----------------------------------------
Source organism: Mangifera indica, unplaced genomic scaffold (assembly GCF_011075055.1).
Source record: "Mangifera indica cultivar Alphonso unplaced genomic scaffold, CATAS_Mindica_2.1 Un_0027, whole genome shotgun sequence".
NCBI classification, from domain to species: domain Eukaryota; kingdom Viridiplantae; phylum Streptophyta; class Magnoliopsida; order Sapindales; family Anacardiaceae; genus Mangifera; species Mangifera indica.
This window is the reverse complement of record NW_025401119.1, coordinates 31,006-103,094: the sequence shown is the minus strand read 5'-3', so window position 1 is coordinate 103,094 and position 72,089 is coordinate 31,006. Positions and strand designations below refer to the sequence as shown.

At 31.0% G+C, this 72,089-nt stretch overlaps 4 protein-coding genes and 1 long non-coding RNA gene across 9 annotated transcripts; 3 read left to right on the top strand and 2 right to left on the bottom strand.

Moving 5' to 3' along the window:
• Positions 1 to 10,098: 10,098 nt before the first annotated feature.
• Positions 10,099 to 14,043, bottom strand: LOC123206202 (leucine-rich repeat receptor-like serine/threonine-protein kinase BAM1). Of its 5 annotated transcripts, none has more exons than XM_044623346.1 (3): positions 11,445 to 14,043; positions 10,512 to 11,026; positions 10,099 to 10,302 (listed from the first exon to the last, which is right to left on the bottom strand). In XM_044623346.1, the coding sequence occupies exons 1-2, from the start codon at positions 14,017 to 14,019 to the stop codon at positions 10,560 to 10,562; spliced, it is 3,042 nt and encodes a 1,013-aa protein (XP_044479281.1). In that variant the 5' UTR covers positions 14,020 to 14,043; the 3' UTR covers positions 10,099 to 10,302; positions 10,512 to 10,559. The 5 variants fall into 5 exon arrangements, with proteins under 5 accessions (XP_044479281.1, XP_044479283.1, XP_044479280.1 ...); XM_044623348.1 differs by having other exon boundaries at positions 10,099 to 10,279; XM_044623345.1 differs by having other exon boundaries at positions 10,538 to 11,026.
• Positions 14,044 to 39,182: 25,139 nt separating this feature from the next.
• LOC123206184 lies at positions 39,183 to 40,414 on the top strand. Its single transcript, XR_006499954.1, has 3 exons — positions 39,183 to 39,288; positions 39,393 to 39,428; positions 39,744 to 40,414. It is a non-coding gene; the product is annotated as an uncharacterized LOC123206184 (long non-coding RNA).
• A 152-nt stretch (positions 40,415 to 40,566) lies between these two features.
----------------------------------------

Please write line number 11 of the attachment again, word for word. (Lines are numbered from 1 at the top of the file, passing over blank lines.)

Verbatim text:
• A 152-nt stretch (positions 40,415 to 40,566) lies between these two features.